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Family bonds are tightly woven

I grew up surrounded by family and love. My mom and I moved back home with my grandparents when I was about two years old. It was a full house with some of her siblings still at home and I felt almost as if I had brothers and sisters instead of aunts and uncles. To this day I still don’t refer to them by the title of aunt or uncle. It just seems too formal for the connection we share.
I felt like I grew up with two mother figures in those early years as well because of the closeness I felt to my grandmother. Often times she would stay up and watch TV shows with me, fix me something special to eat and rock me until we both fell asleep in the chair.
I still remember several old hymns she would sing to me and I think of her fondly each time I hear them today. She knew the ways of survival and the mountain ways of planting by the signs, milking a cow and making butter. She could also whip up something sweet to eat in no time in the kitchen.
My grandmother had words that were her own and I haven’t heard them often since. She used to say things like “I wish to my never” and “I swan.” I don’t know what those mean but I treasure the phrases still today.
Sundays were special days and certainly intended for church. She loved pretty dresses with matching hats and would usually wear a matching brooch and strand of beads.
My mom fixed my grandmother’s hair, which was halfway down her back in length. She wore it plaided, pulled up on top of her head and wrapped into a bridge shaped bun that was secured with bobby pins.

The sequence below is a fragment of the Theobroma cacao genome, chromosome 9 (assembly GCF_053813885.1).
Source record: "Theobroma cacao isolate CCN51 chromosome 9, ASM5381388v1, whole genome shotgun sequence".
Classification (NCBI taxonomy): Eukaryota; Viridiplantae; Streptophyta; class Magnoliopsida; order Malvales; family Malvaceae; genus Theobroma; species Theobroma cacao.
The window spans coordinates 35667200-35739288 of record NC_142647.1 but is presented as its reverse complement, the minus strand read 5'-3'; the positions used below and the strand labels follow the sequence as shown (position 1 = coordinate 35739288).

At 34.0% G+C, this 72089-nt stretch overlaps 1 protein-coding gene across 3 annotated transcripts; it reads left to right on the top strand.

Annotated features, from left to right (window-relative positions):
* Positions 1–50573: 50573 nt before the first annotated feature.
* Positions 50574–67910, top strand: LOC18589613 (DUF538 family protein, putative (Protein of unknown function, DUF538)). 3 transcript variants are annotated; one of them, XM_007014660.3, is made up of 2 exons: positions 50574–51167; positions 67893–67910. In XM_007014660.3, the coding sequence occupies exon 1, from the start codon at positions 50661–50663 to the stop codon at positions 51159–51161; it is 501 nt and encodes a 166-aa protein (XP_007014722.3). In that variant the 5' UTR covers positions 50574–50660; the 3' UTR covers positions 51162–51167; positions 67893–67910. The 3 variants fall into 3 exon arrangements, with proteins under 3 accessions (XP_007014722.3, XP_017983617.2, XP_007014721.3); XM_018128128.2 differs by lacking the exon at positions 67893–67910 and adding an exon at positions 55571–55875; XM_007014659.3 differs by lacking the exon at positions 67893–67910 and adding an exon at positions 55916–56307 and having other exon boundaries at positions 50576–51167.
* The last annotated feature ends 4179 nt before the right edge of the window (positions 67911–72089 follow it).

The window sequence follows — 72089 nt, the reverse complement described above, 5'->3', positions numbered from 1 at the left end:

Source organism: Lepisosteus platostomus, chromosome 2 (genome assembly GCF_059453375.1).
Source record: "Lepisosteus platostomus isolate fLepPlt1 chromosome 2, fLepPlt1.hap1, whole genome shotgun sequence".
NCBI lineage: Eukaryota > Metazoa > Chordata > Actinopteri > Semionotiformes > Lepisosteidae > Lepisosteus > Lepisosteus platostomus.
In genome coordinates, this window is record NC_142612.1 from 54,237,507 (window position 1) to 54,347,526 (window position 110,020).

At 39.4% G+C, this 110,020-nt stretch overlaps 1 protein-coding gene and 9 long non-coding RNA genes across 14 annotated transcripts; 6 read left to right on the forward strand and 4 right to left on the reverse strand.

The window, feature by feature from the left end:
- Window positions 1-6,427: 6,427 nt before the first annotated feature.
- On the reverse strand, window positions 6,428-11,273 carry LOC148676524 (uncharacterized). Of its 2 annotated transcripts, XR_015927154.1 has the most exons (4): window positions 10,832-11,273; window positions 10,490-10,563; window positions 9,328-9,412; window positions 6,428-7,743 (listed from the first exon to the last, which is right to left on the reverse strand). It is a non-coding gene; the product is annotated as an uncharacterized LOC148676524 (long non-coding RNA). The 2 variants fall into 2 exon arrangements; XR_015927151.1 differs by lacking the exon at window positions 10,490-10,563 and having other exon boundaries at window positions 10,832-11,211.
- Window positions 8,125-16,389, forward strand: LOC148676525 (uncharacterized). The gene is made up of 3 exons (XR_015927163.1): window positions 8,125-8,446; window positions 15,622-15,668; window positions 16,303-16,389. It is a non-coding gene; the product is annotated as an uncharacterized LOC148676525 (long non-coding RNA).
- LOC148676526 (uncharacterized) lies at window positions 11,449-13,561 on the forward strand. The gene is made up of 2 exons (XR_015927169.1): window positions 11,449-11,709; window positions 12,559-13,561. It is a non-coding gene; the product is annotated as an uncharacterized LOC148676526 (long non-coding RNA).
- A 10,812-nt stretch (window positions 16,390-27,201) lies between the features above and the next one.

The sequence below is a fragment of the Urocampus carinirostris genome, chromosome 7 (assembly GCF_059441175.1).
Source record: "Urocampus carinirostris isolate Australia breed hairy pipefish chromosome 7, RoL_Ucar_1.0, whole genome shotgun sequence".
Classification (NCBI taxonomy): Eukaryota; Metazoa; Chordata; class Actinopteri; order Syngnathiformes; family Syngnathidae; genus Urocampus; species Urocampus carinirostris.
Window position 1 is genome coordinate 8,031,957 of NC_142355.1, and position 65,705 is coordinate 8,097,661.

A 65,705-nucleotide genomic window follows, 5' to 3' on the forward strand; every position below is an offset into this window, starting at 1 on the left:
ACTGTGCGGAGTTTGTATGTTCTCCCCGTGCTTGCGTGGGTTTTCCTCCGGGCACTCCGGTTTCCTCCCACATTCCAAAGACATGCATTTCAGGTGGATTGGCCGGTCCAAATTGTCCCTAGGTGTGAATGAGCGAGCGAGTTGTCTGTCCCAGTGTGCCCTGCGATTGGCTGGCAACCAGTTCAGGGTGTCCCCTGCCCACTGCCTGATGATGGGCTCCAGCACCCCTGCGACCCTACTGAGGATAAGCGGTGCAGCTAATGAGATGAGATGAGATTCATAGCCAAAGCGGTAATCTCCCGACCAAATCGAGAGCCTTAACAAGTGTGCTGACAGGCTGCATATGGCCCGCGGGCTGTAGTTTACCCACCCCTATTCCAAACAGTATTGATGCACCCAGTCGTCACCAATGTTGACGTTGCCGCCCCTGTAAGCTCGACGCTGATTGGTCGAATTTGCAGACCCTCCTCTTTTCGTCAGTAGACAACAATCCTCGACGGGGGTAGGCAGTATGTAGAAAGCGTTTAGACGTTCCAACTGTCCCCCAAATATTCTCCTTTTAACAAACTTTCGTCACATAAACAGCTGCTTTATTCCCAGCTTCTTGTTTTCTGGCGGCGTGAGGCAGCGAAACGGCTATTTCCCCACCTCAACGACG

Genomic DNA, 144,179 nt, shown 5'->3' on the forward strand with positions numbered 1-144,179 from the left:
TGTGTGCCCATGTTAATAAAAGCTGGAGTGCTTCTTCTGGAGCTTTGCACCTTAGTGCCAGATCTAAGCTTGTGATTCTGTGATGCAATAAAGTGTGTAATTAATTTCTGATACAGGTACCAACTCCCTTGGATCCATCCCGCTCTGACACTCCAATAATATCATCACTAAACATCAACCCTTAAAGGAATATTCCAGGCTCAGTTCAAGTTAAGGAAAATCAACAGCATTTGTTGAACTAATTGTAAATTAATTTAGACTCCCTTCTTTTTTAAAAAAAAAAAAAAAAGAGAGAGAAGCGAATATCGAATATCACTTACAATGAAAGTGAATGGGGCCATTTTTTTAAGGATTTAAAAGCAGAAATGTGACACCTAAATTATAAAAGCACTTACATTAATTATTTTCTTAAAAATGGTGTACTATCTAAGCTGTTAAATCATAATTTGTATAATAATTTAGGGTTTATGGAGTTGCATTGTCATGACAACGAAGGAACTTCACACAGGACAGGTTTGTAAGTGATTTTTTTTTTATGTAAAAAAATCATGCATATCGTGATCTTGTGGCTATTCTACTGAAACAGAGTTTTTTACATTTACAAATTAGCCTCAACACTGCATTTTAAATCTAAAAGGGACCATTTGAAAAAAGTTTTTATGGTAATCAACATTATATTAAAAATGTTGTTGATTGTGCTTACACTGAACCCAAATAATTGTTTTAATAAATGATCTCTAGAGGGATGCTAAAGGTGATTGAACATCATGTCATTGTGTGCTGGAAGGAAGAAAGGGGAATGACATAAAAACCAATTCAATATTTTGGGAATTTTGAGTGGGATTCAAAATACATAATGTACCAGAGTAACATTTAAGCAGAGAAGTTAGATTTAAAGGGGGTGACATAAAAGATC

On Sundays the family would always come by the house, which was the home place, for a big lunch. I looked forward to having everyone there because it gave me a chance to visit with them and play with my cousins. Meals would most always consist of canned green beans, freezer corn, mashed potatoes, corn bread and some type of meat.
My grandmother died from stroke when I was 13 years old. It took me a few years to express my emotion. I guess I held it inside and didn’t know quite how to show it. To this day I can think of her and still choke up and ache inside from missing her. I don’t know of a single person that I have lost in my life that I miss as much as her. I treasure the memories I have of her.
In my mind I was taken back in time last Friday while having “supper,” as we always referred to it, with my uncle Ray Chandler and his family. We met for his birthday, which is this Wednesday, March 20.
He was in high school when mom and I moved back to the home place. I remember sleeping with him in a twin bed at an age before I started to school. There was an empty bed in the same room but I needed the comfort and security he brought. If I couldn’t get to sleep he would get out and drive with me until I got sleepy and then carry me inside and place me back in bed.
I have continued to count on him for comfort and security through the years. As a child, I looked up to him because he was taller but I came to look up to him because of his character. He has taught me much over the years in terms of what is right and wrong.
If I needed help with anything, I could always count on him to be there. In fact, last year when I couldn’t get my mower started, he came down and mowed my yard. Others in the community turned to him through the years because he could be relied on.
I grew up with him in church and watched him teach, “attempt to sing,” hold the role of superintendent and deacon. I’ve heard him pray and seen him agonize on behalf of someone else’s needs as well as his own. In fact, he has prayed many prayers for me and I have witnessed a difference because of it.
It seemed good to see him last week and remember the past. We’ve laughed and joked and shed tears over the years. It is nice having him as a “big brother.” I’m grateful for his influence in my life and hope he has many birthdays to come.